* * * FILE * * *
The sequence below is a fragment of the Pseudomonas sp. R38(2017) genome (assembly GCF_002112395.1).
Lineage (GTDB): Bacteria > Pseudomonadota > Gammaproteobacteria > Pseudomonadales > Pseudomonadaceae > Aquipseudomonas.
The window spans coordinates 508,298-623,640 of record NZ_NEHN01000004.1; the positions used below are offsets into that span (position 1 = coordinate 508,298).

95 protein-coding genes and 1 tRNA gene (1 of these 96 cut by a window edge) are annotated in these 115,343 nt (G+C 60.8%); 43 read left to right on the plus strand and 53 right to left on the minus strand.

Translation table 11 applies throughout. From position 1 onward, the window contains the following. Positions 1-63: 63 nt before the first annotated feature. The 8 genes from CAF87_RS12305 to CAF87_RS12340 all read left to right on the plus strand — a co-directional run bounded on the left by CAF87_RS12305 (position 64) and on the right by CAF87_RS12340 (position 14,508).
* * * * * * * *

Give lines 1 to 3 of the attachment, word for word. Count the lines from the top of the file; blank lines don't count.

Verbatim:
The sequence below is a fragment of the Pseudomonas sp. R38(2017) genome (assembly GCF_002112395.1).
Lineage (GTDB): Bacteria > Pseudomonadota > Gammaproteobacteria > Pseudomonadales > Pseudomonadaceae > Aquipseudomonas.
The window spans coordinates 508,298-623,640 of record NZ_NEHN01000004.1; the positions used below are offsets into that span (position 1 = coordinate 508,298).